My rating: 5 of 5 stars
Just read it again for the first time in years for book club. It is honestly a difficult book for me to critique because I have such fondness for it from childhood. It is perhaps the hardest to be objective of things we love as children. Wouldn’t you agree? It was the first big book I remember reading, the first novel that I was proud of. In my memory I was 9 and I ate up every page.
This is of course the story of the 4 March sisters in Civil War America. As we meet them, they are sad about a poor Christmas with a father far away. Over the course of what was actually 2 books they deal with the effects of war, illness, romance and poverty while being constantly guided by the perfect mother they call Marmee.
Little Women is completely sentimental but it works on several levels. First, as a transcendentalist Alcott creates an ideal family, ideal situation, ideal mother. Transcendentalists believed that the human mind could be perfected until the afterlife. Ralph Waldo Emerson, a friend of Alcott, said ” Build, therefore, your own world. As fast as you conform your life to the pure idea in your mind, that will unfold its great proportions.” Alcott presents a ‘pure idea’ and that has tremendous appeal and power.
Even the version of poverty is perfect- its a poverty that is chosen and moral, and the fear of abject desolation is never really felt by the women. It is also an ideal version of wealth with all of the main figures coming around to see the value of giving and helping the misfortunate.
Admitting the sentiment- why has the book remained so popular for over 150 years? I think it is because there is great comfort in an ideal. Its no wonder Alcott’s book was so popular immediately after the Civil War, a time where people could use a little idealism- to dream that everything could be good again.
I was also reading on the Kate Hepburn movie sleeve and it said “Released during the depths of the Depression. It buoyed American’s spirits. It still does”. Even in movie form there is something comforting and buoying about this story. People want to believe in such a world.
I also think this sense of comfort has allowed the story to transfer well across cultures and mediums with versions in opera, broadway, and even anime.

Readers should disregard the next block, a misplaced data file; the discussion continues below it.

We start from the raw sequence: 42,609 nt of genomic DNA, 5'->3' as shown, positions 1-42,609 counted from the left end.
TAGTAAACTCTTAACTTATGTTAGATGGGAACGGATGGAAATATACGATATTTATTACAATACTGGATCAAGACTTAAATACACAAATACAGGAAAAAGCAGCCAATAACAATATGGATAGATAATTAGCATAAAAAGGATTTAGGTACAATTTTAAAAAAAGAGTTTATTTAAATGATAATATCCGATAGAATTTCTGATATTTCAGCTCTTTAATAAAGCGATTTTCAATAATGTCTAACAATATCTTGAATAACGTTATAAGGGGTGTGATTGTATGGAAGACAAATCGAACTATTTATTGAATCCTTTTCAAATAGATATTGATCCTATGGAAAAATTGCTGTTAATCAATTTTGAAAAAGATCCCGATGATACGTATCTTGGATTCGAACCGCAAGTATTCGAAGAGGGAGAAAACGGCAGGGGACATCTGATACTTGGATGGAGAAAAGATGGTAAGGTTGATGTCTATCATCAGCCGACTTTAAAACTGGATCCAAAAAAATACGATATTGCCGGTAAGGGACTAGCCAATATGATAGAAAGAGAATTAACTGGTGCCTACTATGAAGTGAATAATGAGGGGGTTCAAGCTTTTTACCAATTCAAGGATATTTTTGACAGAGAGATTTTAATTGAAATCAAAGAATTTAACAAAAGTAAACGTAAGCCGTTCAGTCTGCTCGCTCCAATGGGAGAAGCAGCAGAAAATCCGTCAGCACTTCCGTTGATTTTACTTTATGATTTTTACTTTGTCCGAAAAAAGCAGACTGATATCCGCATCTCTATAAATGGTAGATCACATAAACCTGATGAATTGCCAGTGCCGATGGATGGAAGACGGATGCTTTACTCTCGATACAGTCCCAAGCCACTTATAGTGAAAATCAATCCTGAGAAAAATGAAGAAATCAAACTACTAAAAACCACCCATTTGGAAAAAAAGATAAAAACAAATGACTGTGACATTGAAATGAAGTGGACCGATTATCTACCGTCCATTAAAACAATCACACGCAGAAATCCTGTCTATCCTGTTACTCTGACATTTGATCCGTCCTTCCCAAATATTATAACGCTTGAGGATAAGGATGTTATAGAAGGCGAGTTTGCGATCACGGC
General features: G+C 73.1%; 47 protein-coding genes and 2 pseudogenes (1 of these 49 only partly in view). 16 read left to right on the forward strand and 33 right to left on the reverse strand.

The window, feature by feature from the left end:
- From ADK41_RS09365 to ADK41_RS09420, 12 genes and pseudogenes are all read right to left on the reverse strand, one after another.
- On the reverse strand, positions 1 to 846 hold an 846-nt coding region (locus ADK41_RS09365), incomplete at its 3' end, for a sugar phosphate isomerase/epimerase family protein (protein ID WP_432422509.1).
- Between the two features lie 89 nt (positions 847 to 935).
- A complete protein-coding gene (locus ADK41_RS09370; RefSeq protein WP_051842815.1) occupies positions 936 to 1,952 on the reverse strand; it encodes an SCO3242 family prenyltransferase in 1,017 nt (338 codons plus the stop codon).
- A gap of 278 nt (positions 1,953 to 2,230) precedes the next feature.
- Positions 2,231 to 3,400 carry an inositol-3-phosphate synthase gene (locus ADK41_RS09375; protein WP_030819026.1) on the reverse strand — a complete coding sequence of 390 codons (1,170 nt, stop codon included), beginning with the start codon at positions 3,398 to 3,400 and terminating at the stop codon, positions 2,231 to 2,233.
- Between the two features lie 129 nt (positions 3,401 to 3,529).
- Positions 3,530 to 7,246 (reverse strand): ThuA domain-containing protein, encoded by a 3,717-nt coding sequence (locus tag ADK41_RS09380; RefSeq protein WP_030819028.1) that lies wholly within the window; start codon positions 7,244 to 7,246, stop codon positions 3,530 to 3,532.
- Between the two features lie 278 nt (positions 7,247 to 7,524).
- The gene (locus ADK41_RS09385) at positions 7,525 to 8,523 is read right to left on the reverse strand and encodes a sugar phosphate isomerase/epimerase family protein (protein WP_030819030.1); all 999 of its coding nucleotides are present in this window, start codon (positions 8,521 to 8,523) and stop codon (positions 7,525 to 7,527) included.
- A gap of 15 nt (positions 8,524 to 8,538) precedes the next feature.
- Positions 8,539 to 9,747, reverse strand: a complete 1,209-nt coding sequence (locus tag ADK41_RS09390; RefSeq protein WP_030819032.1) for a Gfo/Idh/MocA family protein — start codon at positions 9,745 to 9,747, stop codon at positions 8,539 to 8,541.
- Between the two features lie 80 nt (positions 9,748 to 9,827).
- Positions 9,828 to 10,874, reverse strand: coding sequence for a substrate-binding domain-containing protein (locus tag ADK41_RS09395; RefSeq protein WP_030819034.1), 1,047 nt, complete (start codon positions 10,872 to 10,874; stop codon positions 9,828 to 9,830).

Little Women is also written very well. Alcott clips things along at a fast enough pace that the sentiment is not distracting- especially true in part 1. I was amazed with how much happens in just the first few chapters.
She also creates 4 young women that almost any child can relate to, especially Jo who yearns for self expression, and the ability to be different. I remember how this inspired me when I read it. People relate to Jo because I think secretly they wish they could be her. They wish they could be that unconventional and free, but real life often tempers the free spirit.
Growing up in the March family also seems like a lot of fun. I can remember being envious of the plays they’d perform, parties attend, creating newspapers and having secret groups in attics along with other various misadventures.
I never had any male friends so the idea of a Laurie brother figure was very appealing (my brother and I squabbled constantly as children and have always struggled to understand one another). Like I said, the whole situation seems very idyllic and happy. Even a Christmas where the girls get 1 book under their pillow has a certain charm. It did for me as a 9 year old and still does now. Almost tough to put into words.
I also saw things this time that I didn’t get from my early reads or the movie versions. Alcott is more nuanced in her character development than at first blush. Laurie is more of a rascal, and he and Jo argue more than I remember. Perhaps this shows my age but it made sense this read-through why she would refuse him. I’m not sure I quite buy the perfect romance between Laurie and Amy but it was better than I remembered.
Beth is also more nuanced than the perfect child I remember, experiencing some aching loneliness that Alcott allows you to feel. Beth was based on one of her sisters and you can feel that personal ache within the story. Alcott also said that she took the events of her hard life and gave them a happy, hopeful perspective, so while it is sentimental (as all imagined life is), it also feels remarkably grounded and personal. Like reading someone’s journal and who isn’t a bit sentimental in their journals?
I just enjoy this book so much and hope to be able to read it to my nieces or daughter if I have one. I hope it will inspire them to figure out who they are and what they want in life- that it will encourage them to act, read, write and serve others. That it will make them cry, smile and laugh. Its a great book!
I’ve been surprised by how many of our book cluber’s haven’t read Little Women and how many dislike it. I suppose sentiment will do that. What do you think? I look forward to a good discussion and I will try my best to have my 9 year old self not take things too personal 🙂
1933 version is so great-
The most rediculous version was in 1949 with Elizabeth Taylor looking absurd as Amy.
1994 version is great (wonderful music) but the Laurie is perhaps to perfect. It should be a little easier to understand why Jo says no. 🙂 Also, I don’t like Susan Sarandon as Marmee. She is too icey and Marmee is all sweetness and warmth. Still good film.
There was also an excellent Broadway musical in 2005. While it does take liberties with the story, the heart is right on. I love this duet between Beth and Jo.
One more by the amazing Sutton Foster (who I saw in the Drowsy Chaperon in 2006). What a gift her voice is.